Part of the furniture

Ken Rolland inside the shop back in its heyday
Ken Rolland inside the shop back in its heyday of the late 20th Century

Sheila Bennett looks back over the 88-year history of her family’s furniture shop in Enfield Town

At the end of January my brother Ken Rolland closed Furncrafts, his furniture shop in London Road, Enfield Town, for the final time.

It had been a family business for 88 years. But Ken will be 78 this year and thought it was time to take ‘early’ retirement. I want to share some memories of the shop and of Enfield Town on his behalf.

Our dad, Fred Rolland, a French polisher, opened Furncrafts in 1933 with a loan from a friend, Jim Drye. He rented the shop directly after the depression from Mr Gibbons, who owned many properties around Enfield.

Fred Rolland standing outside Furncrafts shortly after it opened in 1933
Fred Rolland standing outside Furncrafts shortly after it opened in 1933

The above photo, taken by a passing photographer, shows Fred outside the shop shortly after it opened. As you can see, he didn’t sell much furniture in those early days, mostly making a living from repolishing furniture and repairs. He ran the shop in the 1950s and early 1960s at the same time as bringing up his three young children, alone, as very sadly his wife suffered from mental illness and was hospitalised.

Ken started working with Fred in 1966, although he had been helping with deliveries in the evenings since his early teens. Mr Gibbons offered to sell the shop to Ken in the early 1970s, which he did with a mortgage. He set about extending it out the back and on all floors. Enfield Town was a bustling place from the late 1950s until the 1980s; on Saturdays it was difficult to walk along the pavement because of the press of people.

Next door to Furncrafts early on was Lillian’s Wool Shop. Other shops along London Road in earlier times included Poynter’s, a stationers; a greengrocer’s owned by Graham Eustance, later a mayor of Enfield; Scroggies, a shoe shop; Williams, a butchers; Triggs Jewellers; plus Hammonds Opticians, which is still there today. On the opposite side in the 1960s was a police station, Windsors, a TV and radio shop; and, of course, Woolworths.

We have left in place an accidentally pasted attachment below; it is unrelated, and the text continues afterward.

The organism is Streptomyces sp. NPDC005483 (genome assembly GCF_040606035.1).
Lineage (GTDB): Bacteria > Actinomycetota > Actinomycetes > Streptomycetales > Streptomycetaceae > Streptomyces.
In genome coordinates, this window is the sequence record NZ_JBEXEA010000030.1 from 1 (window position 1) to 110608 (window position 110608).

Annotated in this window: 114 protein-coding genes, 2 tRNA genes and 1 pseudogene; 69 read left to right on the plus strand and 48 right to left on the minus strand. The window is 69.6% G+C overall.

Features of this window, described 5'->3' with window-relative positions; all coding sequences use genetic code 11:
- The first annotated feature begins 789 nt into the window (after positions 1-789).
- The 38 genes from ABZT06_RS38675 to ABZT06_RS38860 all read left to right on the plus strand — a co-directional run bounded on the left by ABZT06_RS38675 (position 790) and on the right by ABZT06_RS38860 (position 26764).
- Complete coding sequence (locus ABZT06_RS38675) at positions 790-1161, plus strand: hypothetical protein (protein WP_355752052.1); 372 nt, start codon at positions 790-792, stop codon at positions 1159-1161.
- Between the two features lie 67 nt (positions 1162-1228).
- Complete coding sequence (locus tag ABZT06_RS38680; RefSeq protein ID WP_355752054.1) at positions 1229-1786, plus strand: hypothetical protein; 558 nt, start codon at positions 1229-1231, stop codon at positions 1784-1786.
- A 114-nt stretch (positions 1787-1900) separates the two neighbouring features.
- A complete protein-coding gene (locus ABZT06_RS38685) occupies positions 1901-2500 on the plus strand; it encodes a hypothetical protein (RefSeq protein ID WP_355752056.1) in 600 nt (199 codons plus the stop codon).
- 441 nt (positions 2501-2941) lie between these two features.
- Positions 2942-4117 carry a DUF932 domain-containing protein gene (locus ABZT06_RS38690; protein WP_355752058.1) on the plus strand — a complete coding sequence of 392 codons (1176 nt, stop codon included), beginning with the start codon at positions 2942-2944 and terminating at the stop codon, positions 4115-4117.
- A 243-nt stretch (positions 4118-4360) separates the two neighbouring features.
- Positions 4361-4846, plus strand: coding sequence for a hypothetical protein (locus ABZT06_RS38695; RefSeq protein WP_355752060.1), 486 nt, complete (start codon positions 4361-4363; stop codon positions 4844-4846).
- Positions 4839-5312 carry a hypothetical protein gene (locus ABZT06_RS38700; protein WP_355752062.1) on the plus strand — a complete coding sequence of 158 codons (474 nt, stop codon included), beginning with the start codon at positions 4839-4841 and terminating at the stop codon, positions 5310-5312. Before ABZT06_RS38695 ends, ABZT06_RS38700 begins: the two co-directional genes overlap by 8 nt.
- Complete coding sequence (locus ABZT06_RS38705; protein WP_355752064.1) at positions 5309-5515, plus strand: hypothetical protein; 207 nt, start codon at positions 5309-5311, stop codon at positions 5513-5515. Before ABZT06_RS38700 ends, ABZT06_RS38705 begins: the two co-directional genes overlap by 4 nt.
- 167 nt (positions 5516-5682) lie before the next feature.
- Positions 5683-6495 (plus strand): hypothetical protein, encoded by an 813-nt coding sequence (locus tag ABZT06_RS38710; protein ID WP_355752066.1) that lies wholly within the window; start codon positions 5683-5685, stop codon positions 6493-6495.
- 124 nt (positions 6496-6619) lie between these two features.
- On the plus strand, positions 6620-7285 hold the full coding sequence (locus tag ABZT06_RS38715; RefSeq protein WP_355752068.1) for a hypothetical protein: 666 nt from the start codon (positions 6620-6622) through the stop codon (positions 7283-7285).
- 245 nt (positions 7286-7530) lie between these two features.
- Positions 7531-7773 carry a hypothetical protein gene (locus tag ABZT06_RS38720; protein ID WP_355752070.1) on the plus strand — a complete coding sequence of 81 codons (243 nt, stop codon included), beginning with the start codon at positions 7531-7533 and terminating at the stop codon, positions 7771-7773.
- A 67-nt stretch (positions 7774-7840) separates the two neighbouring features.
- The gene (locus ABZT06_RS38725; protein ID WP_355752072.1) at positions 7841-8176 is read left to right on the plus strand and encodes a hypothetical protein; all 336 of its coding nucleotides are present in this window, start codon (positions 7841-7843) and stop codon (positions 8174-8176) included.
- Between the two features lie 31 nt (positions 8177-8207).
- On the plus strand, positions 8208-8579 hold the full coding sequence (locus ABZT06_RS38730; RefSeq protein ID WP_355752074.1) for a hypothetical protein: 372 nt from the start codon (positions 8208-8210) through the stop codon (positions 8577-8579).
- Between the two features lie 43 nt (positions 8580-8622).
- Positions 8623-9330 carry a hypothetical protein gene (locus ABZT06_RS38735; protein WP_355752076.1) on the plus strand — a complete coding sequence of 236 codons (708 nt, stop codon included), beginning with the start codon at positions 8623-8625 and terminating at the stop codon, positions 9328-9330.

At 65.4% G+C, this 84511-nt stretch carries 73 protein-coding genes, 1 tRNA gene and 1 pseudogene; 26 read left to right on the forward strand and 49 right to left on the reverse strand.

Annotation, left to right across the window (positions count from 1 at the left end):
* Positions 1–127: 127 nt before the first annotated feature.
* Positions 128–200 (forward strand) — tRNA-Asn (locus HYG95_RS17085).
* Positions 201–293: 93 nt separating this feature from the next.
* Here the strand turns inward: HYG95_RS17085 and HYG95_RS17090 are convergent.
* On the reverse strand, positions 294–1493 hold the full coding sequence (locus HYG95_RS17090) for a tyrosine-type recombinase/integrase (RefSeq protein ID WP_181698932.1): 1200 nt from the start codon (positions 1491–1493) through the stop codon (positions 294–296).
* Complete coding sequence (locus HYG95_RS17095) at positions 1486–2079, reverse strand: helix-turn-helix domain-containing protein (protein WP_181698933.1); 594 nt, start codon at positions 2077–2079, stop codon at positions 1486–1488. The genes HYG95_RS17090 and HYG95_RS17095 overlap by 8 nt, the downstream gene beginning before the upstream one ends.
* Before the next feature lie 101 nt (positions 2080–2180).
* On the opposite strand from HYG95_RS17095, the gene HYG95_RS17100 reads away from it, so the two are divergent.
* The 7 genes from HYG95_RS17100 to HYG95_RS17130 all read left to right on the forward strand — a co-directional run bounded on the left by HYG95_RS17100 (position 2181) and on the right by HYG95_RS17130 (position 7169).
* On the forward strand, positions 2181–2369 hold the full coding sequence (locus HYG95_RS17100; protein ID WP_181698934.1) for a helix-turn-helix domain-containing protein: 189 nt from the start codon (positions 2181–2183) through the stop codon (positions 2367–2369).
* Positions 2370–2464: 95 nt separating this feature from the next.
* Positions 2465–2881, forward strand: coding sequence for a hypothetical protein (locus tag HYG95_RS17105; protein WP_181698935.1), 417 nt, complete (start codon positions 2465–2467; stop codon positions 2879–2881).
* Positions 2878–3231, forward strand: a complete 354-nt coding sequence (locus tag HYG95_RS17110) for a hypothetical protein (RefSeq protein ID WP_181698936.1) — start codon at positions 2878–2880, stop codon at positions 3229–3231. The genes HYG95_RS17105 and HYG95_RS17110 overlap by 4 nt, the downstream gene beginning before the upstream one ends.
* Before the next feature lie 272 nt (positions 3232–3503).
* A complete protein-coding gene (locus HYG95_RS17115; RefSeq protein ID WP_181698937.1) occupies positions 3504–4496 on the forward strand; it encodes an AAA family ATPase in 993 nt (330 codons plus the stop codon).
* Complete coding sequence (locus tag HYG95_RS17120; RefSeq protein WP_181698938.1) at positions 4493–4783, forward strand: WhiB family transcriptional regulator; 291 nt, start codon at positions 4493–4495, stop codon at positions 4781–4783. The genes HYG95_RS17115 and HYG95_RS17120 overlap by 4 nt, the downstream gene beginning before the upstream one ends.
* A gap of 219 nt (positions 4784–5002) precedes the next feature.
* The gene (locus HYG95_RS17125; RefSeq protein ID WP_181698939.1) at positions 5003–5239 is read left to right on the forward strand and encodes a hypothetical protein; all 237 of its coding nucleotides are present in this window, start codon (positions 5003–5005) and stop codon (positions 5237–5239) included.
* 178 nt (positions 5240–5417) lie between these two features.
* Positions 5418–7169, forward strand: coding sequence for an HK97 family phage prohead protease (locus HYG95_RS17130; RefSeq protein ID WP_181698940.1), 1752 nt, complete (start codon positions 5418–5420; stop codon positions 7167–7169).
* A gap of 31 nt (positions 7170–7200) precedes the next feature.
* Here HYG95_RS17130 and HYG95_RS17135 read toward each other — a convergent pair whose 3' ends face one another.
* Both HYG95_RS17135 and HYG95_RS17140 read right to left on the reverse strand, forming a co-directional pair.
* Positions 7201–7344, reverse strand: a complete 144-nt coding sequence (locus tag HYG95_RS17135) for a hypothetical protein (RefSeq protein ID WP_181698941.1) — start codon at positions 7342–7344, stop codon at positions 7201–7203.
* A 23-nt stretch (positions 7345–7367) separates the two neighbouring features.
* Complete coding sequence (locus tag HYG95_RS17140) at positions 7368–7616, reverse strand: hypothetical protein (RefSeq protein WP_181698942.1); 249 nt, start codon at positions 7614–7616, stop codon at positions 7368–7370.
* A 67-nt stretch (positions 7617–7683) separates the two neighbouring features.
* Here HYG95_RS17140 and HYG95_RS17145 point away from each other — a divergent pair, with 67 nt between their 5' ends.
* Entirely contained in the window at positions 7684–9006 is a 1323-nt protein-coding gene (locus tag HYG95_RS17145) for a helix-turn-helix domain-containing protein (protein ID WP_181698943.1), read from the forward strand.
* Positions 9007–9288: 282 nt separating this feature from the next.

Furncrafts survived despite a drunk-driver crashing his Rolls Royce right through the window in the 1960s. There was also two fires, one of which began next door at Norman Barrie, a hairdressers on the site of where Lillian’s had once been. The other fire started in Ken’s office. Both were extinguished by local firefighters.

A new road scheme by Enfield Council in the 1980s sought to extend Cecil Road through the shop, to join with Southbury Road. Thanks to the enormous help of The Enfield Society, a local petition, and much letter writing, this plan was abandoned.

Furncrafts in the 1990s
Furncrafts in the 1990s

Throughout the late 1970s and until the late 1980s, business was brisk. After that, Enfield Town was radically altered, with the building of the Palace Gardens shopping precinct and the new one-way system, cutting London Road off from the main shopping area and passing trade. These changes, together with parking charges, the rise of large shopping centres, and the gradual increase in online shopping, combined to bring about a decline in trade.

Ken’s long-time assistant Philippa joined in the late 1990s. Fred himself never stopped working at the shop, coming in every working day until his death in 2001, aged 96.

Over all those years, Furncrafts has served an enormous number of customers – from Enfield and beyond – with furniture, pictures, mirrors and seating. In the final closing weeks, many people popped in to share memories of the shop and wish Ken and Philippa well. He would like to take this opportunity to thank all his customers over the years and to say it was a pleasure to serve them.